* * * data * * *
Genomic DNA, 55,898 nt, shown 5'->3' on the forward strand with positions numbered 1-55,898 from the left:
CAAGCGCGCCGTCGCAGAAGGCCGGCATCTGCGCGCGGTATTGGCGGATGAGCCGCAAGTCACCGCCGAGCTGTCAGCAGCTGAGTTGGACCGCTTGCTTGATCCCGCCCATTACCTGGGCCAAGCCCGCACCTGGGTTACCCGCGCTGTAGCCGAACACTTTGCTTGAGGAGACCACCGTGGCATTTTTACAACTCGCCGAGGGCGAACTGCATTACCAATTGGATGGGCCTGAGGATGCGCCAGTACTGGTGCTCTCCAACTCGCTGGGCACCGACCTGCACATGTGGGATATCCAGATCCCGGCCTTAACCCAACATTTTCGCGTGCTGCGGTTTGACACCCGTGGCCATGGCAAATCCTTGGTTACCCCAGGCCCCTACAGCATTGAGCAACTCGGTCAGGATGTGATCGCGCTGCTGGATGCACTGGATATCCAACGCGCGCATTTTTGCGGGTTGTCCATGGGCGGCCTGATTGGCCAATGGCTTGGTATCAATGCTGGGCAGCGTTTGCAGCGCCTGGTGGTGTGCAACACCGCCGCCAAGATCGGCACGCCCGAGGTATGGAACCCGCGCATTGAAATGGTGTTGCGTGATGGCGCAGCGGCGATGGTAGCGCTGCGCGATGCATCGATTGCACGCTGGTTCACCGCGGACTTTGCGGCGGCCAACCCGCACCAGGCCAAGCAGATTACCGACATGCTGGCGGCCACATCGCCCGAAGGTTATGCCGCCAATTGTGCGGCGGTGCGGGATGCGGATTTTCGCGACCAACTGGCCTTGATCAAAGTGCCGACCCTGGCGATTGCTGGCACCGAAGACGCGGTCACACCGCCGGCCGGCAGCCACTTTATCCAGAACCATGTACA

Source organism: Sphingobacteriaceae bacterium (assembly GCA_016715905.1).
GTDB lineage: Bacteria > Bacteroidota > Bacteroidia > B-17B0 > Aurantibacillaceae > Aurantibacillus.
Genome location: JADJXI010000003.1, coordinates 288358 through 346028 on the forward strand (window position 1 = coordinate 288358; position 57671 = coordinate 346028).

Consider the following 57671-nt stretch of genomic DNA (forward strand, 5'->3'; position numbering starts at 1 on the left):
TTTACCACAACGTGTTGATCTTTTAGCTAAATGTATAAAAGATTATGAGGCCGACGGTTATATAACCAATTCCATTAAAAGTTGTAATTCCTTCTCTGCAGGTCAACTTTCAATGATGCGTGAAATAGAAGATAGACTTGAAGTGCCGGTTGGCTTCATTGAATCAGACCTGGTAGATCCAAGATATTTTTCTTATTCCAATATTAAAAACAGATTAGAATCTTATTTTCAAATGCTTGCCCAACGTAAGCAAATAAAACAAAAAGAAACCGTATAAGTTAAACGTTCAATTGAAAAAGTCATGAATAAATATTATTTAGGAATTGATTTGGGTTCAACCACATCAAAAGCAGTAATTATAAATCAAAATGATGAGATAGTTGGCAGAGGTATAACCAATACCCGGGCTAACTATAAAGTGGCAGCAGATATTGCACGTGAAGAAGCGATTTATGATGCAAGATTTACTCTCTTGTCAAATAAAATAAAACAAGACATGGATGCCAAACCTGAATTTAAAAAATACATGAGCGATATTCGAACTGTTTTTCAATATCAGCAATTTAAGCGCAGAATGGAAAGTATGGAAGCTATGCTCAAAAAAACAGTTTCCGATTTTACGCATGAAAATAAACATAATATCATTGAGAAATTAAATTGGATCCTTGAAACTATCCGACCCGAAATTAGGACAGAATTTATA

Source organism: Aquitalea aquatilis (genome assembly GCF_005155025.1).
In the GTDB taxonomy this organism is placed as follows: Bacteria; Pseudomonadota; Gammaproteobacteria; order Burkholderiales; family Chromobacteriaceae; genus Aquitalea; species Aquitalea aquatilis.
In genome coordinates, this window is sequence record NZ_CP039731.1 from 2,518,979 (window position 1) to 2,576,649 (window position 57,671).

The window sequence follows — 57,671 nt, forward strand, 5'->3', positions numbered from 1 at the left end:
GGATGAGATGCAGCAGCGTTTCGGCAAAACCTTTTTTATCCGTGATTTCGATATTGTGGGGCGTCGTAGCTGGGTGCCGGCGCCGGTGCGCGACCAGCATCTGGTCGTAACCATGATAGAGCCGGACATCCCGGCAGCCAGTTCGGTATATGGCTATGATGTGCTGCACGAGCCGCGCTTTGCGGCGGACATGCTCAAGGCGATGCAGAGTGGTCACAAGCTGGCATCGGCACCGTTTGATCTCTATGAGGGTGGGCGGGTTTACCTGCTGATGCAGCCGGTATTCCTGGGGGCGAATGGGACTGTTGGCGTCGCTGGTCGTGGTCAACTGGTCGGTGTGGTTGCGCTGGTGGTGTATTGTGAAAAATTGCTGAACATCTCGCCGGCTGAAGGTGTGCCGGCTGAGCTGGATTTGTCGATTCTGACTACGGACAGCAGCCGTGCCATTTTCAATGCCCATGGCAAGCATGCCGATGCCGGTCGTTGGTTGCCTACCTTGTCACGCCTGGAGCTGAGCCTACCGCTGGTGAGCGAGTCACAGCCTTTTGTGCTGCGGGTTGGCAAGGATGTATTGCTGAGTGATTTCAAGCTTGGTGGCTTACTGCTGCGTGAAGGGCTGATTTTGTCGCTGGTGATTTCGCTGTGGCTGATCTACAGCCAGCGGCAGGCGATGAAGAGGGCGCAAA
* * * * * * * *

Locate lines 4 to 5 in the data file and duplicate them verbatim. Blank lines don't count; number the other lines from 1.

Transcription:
GTDB lineage: Bacteria > Bacteroidota > Bacteroidia > B-17B0 > Aurantibacillaceae > Aurantibacillus.
Genome location: JADJXI010000003.1, coordinates 288358 through 346028 on the forward strand (window position 1 = coordinate 288358; position 57671 = coordinate 346028).